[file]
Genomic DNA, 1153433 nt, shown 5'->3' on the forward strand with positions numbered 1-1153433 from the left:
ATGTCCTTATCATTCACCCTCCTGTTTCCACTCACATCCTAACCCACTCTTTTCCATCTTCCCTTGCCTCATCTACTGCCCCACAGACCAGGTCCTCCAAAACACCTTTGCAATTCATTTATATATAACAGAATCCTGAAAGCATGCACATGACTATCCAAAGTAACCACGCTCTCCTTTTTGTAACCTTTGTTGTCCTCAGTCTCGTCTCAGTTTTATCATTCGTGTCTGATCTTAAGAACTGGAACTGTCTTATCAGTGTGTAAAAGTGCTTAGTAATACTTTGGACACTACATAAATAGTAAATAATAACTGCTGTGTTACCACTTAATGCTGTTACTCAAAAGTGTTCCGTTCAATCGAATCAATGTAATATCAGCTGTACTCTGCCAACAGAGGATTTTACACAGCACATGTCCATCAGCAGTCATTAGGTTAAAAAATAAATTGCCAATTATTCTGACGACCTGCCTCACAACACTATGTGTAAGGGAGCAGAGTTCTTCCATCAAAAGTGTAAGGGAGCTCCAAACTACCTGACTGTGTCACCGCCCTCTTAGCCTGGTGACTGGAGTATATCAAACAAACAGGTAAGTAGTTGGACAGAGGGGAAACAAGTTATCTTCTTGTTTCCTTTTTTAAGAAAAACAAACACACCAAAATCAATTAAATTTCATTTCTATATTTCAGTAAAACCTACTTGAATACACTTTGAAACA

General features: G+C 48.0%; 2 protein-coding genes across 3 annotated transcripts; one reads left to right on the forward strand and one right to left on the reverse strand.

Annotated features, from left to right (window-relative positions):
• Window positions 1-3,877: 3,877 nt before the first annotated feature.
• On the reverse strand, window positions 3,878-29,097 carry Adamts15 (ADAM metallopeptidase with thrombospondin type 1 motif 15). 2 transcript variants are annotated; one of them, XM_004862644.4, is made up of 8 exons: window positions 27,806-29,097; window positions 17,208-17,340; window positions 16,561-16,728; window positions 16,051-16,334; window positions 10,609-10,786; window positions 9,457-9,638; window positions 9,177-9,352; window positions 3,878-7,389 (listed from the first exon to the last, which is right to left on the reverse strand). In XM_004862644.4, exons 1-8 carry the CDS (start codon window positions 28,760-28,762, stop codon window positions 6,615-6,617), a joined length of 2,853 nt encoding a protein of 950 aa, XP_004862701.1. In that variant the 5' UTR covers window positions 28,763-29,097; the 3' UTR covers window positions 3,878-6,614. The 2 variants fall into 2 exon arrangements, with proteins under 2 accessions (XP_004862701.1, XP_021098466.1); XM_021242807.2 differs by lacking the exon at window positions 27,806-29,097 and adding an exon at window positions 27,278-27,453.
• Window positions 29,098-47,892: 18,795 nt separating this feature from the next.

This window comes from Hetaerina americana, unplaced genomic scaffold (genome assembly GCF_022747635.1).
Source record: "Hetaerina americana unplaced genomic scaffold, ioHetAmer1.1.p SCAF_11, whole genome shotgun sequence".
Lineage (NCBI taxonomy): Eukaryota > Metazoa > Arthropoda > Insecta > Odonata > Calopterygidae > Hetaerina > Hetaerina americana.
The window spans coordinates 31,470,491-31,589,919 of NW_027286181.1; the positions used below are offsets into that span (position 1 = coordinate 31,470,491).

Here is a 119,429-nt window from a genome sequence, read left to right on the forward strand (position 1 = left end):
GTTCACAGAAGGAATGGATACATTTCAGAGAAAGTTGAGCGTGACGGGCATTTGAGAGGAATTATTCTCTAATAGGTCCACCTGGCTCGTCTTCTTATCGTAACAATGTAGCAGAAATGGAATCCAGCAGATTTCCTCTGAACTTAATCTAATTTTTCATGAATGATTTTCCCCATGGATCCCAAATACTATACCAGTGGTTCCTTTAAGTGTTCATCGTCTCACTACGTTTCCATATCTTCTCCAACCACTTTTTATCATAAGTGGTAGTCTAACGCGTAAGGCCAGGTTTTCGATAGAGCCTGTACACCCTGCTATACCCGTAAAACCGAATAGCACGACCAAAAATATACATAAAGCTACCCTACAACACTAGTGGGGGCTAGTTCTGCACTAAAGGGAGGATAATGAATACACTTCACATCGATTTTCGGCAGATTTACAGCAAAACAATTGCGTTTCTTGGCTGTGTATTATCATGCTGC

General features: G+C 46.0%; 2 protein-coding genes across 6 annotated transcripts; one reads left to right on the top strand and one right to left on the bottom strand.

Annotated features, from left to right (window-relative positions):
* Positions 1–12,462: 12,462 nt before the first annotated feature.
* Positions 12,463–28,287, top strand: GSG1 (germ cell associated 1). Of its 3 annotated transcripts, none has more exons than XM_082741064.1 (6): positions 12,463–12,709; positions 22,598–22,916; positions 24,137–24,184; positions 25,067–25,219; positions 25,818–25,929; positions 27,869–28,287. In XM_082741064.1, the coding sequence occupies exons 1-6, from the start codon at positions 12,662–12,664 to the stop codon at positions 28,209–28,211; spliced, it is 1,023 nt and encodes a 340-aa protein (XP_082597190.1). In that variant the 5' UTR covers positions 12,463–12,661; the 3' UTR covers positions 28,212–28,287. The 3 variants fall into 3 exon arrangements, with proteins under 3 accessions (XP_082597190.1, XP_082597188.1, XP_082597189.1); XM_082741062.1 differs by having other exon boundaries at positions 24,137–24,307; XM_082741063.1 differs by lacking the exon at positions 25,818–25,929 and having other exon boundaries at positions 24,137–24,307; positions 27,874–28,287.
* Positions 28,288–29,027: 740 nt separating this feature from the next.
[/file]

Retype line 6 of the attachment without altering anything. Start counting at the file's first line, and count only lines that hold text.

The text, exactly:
• On the reverse strand, window positions 3,878-29,097 carry Adamts15 (ADAM metallopeptidase with thrombospondin type 1 motif 15). 2 transcript variants are annotated; one of them, XM_004862644.4, is made up of 8 exons: window positions 27,806-29,097; window positions 17,208-17,340; window positions 16,561-16,728; window positions 16,051-16,334; window positions 10,609-10,786; window positions 9,457-9,638; window positions 9,177-9,352; window positions 3,878-7,389 (listed from the first exon to the last, which is right to left on the reverse strand). In XM_004862644.4, exons 1-8 carry the CDS (start codon window positions 28,760-28,762, stop codon window positions 6,615-6,617), a joined length of 2,853 nt encoding a protein of 950 aa, XP_004862701.1. In that variant the 5' UTR covers window positions 28,763-29,097; the 3' UTR covers window positions 3,878-6,614. The 2 variants fall into 2 exon arrangements, with proteins under 2 accessions (XP_004862701.1, XP_021098466.1); XM_021242807.2 differs by lacking the exon at window positions 27,806-29,097 and adding an exon at window positions 27,278-27,453.